Re:Correct User Access (1)

Monkeedude1212 (1560403) | more than 4 years ago | (#30074894)

Indeed. Remove Administrator Access and all the REALLY nasty stuff goes away.

Then, anything else they catch can generally be ridden with Malware Bytes or Super Anti Spyware.

Only thing left to teach them is: Avoid Email attachments from unknown senders, Don't install Active X controls from porn sites, and for the love of Pete, don't go to any of the linked fileshares posted on 4chan.org

Re:Correct User Access (3, Interesting)

anom (809433) | more than 4 years ago | (#30074914)

Mod parent up; this is the only way to do this. I give my family a basic user account, and then furthermore go through their registry and then deny all write permissions to the "Run" sections of the registry so nothing can install itself in their user account. If absolutely necessary, give them an admin account to be used only for installing things (I gave it to my little brother and not my mom and this arrangement worked quite well).

Re:Correct User Access (1)

MTTECHYBOY (799778) | more than 4 years ago | (#30075014)

I agree and have done the same thing - lock the machines down. might be a hassle once and a while but it saves time (and hassles) in the long run

Re:Correct User Access (0)

Anonymous Coward | more than 4 years ago | (#30075096)

I've found the best thing is to treat them like a corporation. Make sure their accounts are only user level, and either hold on to the Administrator password or make sure they know the real reason to use it. Done that with a few family friends I do work for and the amount of trouble i've had has dropped drastically.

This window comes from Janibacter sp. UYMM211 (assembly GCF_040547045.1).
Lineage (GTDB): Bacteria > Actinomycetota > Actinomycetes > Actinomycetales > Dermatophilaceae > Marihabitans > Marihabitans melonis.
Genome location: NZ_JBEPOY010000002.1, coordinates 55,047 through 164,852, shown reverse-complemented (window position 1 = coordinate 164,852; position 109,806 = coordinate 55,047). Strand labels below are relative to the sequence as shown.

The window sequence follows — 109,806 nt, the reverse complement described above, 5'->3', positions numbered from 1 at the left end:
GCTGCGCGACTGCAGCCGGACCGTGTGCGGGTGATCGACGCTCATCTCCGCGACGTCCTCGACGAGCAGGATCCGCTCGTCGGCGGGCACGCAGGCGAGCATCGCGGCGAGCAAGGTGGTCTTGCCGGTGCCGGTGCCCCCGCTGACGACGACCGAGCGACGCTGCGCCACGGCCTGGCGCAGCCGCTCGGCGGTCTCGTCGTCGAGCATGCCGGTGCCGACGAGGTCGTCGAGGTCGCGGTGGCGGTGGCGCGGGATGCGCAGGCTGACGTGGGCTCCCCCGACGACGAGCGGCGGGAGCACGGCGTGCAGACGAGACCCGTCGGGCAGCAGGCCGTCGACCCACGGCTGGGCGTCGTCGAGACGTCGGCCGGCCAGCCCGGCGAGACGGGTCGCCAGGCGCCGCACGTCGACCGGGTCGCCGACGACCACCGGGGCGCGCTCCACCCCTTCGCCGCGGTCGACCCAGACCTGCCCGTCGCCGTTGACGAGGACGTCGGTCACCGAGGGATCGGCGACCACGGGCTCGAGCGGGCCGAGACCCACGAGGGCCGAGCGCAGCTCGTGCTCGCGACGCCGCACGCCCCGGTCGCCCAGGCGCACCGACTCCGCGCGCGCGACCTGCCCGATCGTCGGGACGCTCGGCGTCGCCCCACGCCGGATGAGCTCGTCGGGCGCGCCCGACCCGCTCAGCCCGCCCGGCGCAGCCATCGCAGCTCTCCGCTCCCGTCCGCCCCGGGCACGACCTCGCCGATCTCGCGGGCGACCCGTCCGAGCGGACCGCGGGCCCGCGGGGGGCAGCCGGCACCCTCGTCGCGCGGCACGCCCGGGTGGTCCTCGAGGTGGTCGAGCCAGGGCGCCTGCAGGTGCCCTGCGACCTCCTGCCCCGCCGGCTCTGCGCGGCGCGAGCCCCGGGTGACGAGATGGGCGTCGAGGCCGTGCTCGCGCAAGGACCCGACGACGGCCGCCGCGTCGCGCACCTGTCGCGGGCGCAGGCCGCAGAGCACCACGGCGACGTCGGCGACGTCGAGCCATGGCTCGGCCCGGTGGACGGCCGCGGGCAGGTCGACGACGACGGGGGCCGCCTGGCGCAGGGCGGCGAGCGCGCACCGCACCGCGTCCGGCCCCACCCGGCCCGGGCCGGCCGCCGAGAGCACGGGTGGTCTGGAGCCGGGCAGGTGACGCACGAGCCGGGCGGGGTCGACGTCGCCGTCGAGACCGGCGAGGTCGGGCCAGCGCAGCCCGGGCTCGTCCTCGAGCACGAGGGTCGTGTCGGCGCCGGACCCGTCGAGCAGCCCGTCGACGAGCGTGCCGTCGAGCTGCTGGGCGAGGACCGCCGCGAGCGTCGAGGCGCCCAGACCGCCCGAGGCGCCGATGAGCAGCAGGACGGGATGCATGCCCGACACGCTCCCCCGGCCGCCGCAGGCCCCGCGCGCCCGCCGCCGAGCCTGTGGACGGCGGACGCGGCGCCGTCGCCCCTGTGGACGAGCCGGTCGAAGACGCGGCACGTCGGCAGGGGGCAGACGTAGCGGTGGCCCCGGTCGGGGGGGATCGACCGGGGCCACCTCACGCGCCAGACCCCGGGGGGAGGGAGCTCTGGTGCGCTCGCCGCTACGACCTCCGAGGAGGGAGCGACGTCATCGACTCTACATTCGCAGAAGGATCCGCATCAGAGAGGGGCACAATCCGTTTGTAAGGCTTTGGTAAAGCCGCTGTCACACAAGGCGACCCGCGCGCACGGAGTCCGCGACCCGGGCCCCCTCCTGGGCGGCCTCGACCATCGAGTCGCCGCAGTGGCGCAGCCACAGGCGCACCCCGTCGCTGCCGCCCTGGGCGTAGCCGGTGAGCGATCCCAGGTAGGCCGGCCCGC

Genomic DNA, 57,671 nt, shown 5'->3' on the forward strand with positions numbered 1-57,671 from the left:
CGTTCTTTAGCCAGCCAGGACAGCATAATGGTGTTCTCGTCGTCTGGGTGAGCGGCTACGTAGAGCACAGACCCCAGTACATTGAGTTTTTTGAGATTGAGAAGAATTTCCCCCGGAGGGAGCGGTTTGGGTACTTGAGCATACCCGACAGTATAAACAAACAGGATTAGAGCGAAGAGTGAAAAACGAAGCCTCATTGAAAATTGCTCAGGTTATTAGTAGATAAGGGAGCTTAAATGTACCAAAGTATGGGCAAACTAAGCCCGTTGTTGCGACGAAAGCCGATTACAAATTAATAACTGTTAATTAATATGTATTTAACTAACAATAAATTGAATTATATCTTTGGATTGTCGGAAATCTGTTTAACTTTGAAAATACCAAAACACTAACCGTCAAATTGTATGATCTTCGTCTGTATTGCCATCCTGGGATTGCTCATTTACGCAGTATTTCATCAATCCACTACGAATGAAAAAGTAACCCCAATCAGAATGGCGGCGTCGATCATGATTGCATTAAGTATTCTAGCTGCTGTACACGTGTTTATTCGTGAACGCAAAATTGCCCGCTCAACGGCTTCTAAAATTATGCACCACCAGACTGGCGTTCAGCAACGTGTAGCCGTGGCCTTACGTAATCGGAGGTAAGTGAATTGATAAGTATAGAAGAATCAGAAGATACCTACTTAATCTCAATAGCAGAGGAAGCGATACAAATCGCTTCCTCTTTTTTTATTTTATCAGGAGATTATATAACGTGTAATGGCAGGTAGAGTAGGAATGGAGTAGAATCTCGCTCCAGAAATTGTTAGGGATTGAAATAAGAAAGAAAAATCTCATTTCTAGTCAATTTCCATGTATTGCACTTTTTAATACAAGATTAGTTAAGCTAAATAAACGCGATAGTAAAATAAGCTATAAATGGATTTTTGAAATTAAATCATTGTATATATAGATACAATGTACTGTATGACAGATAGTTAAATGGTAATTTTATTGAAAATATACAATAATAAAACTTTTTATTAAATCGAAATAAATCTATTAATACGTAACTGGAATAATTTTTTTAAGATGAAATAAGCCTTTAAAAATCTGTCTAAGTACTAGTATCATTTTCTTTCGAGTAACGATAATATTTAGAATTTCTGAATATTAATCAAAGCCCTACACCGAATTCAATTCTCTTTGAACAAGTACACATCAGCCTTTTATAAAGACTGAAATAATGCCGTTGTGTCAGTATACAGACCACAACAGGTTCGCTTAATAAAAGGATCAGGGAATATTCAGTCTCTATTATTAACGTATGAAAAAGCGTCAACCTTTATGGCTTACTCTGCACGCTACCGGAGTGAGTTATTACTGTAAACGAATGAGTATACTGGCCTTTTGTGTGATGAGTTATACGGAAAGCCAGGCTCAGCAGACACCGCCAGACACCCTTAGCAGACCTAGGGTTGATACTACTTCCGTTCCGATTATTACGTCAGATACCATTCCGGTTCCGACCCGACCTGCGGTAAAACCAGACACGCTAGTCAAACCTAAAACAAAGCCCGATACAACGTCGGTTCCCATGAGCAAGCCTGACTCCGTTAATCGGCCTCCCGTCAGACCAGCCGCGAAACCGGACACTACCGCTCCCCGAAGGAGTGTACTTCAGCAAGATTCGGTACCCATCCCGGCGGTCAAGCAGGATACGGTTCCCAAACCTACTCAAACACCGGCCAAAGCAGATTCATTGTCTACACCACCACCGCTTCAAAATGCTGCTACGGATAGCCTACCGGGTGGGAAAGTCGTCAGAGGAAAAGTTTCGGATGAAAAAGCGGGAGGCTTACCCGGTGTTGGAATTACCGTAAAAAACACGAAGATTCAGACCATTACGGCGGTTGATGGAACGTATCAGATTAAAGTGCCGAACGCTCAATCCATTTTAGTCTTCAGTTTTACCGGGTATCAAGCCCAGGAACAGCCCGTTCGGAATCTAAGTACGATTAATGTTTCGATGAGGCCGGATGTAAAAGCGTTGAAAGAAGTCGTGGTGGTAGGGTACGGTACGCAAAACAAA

Right. I'd go a step further and create groups and group policies. Each age range of user needs to be put in a certain group. Keep the kids off places that would be full of junk, filter out dangerous sites for the adults who don't know better. Just some basic stuff like that.

Just find yourself an old machine and throw Active Directory on it. And then lock it down like nobody's business.

Above and beyond that, I would create a disk image for each of the computers (maybe 1/calendar quarter, and they have to bring the machine to you), and always restore from that. If they want to keep their data, they need to back up their data. You are no longer responsible for data lost, and your time is valuable enough that if they bring you a machine to be fixed, it gets reimaged. Period. None of this non-destructive stuff.

You've been putting up with this for 8 years. No more!

The butterfly Parable (5, Insightful)

Martin Spamer (244245) | more than 4 years ago | (#30074754)

An insight into Mentoring & coaching

One day a man finds a cocoon for a butterfly with a small opening, he sits and watches the butterfly for several hours as it struggled to force its body through the little hole. Then it seemed to stop making any progress. It appeared stuck.

The man decided to help the butterfly and with a pair of scissors he cut open the cocoon. The butterfly emerges easily, but something was strange. The butterfly had a swollen body and shrivelled wings. The man watched the butterfly expecting it to take on its correct proportions. But nothing changed.

The butterfly stayed the same. It was never able to fly. In his kindness and haste the man did not realise that the butterfly's struggle to get through the small opening of the cocoon is nature's way of forcing fluid from the body of the butterfly into its wings so that it would be ready for flight.

Like the sapling which grows strong from being buffeted by the wind, in life we all need to struggle sometimes to make us strong.